The powers of a man who has achieved enlightenment are the powers of a man who has achieved inner silence. To the mind that has become still, the whole universe surrenders, says Zen, speaking of inner silence. Since his speech originates from his inner silence, his words are powerful, each word more powerful than a thousand words originating from a chaotic mind. One of the terms used by India for a man who has achieved inner silence is muni and it has been said such is the power of the muni that whatever a muni says becomes true.
People who have become silent inside command other’s obedience by their mere presence. Tibetan traditions say that when they ask one person to do something, sixteen people run to do it. Taoism speaks of such people as the best leaders. In The Tao of Leadership, John Heider says:
“The wise leader speaks rarely and briefly. The leader teaches more through being than through doing. The quality of one’s silence conveys more than long speeches. Be still. Follow your inner wisdom.
“In order to know your inner wisdom, you have to be still. The leader who knows how to be still and feel deeply will be effective. But the leader who chatters and boasts and tries to impress the group has no centre and carries little weight.”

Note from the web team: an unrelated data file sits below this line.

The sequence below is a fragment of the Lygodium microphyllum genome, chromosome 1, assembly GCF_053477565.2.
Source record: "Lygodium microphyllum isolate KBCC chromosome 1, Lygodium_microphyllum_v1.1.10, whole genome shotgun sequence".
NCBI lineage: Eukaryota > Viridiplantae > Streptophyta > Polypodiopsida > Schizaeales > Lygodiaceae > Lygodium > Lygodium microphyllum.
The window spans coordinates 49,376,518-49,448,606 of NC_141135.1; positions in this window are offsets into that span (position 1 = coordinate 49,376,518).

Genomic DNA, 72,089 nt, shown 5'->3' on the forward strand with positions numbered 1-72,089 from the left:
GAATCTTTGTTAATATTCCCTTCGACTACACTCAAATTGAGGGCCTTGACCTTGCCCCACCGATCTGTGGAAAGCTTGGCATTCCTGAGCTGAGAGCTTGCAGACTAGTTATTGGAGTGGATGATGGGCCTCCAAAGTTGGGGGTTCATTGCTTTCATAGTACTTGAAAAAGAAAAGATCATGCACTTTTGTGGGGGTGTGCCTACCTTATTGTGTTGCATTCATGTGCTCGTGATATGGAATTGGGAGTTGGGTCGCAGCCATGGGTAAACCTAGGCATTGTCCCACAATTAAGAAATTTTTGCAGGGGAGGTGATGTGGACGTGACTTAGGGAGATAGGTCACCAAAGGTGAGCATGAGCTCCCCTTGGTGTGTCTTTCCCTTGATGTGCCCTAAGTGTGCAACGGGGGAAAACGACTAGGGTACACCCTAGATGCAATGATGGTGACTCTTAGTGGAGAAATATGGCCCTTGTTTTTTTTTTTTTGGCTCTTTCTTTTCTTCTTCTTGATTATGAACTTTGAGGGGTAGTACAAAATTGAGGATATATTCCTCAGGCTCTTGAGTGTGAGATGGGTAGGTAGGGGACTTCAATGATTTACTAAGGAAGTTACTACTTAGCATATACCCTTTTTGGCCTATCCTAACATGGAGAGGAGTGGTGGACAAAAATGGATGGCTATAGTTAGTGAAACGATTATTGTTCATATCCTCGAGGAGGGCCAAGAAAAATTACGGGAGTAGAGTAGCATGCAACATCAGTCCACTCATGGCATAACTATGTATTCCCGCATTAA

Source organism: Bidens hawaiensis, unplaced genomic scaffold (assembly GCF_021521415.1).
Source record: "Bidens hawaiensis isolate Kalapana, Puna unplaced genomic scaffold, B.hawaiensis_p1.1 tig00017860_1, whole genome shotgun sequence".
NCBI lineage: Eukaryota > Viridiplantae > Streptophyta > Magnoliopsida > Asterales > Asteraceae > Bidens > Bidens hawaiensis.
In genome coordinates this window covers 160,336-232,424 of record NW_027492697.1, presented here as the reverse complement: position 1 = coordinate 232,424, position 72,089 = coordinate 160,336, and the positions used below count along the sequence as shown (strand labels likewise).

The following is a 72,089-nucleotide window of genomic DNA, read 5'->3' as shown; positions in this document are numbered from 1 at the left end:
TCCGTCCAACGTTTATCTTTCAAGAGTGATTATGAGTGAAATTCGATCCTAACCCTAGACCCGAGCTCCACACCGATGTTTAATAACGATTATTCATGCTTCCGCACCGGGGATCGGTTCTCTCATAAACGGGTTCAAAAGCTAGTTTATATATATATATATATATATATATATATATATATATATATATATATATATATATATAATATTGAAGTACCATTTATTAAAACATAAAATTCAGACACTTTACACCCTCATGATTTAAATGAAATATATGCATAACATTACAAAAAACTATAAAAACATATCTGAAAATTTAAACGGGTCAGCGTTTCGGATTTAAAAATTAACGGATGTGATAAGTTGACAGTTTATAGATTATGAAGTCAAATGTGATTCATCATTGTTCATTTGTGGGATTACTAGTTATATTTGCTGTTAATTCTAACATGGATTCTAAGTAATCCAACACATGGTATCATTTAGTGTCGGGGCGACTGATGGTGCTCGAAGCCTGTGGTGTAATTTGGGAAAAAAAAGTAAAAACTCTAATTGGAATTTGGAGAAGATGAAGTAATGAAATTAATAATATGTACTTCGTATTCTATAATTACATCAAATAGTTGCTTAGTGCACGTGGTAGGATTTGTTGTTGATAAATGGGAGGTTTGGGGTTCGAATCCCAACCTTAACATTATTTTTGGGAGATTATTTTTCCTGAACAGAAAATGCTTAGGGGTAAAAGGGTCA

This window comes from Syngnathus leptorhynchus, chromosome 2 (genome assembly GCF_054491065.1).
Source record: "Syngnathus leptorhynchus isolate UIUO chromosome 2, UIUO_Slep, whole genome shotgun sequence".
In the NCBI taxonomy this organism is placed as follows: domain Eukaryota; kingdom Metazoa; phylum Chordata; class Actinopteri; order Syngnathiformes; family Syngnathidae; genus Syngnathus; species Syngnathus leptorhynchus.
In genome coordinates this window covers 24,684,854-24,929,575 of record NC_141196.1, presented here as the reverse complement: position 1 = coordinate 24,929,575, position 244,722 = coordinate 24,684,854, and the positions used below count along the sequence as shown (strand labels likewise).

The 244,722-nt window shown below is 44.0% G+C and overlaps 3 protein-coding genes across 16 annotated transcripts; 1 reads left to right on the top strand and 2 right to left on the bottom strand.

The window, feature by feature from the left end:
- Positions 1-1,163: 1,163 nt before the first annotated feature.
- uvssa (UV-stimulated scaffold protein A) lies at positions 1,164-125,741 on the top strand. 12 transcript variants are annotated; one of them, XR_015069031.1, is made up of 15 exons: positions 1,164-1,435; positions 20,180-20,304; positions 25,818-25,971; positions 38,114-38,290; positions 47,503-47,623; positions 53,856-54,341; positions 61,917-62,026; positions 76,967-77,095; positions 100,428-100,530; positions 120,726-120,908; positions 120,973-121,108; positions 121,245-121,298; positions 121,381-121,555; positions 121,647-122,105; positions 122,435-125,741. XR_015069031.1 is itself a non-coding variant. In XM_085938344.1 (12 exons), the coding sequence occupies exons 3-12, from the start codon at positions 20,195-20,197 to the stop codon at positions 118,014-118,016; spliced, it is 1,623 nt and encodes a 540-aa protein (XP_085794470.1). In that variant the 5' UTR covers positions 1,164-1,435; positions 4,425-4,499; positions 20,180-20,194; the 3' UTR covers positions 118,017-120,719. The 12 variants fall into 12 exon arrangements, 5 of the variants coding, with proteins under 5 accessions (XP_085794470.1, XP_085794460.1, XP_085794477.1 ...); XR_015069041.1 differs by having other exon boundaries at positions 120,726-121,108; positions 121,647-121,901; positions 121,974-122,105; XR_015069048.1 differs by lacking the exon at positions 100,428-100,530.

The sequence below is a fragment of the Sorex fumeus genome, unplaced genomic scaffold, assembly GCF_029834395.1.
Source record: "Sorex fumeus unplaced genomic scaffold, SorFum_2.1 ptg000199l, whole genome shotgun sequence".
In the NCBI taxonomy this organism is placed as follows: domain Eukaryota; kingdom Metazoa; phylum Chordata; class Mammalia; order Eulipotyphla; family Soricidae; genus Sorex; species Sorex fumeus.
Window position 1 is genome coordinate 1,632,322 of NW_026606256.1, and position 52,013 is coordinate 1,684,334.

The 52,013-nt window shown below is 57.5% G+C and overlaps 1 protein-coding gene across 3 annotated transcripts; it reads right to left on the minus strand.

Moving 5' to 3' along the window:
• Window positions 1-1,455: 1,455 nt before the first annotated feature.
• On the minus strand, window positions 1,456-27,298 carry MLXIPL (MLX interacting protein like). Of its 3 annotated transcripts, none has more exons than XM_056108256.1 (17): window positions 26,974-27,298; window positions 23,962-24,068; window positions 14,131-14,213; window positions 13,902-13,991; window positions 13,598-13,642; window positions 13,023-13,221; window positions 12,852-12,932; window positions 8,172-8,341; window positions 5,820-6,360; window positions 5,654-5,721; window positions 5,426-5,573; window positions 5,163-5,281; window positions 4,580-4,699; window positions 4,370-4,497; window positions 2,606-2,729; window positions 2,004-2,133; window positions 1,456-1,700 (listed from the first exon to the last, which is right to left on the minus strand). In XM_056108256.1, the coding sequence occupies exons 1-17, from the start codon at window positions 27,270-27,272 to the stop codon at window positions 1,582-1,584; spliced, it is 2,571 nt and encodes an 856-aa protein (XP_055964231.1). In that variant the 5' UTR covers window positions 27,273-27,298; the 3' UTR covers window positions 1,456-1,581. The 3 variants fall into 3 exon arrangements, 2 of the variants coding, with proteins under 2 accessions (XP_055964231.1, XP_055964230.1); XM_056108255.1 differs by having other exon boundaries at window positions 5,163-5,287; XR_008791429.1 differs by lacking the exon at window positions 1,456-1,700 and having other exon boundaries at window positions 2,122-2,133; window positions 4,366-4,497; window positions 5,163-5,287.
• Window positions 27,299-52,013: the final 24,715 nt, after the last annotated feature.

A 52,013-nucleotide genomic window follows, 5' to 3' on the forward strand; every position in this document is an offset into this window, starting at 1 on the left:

The leadership of such a person is transformational. His power comes not from his position and authority, which he may or may not have, but from his personal impact and influence on people. He inspires rather than demands. His emphasis is on empowering rather than controlling; on giving rather than getting, on dedication and commitments to the other rather than claims from the other. That is why a leader with inner silence will make the best leader.
Whether it is in the spiritual world, the social world or the corporate world, the impact of an enlightened man is very different from that of an ignorant man. That is why Krishna says the wise man is awake in what is night to the ignorant and asleep in what is day to the ignorant.
The ignorant and the wise live in two different realities.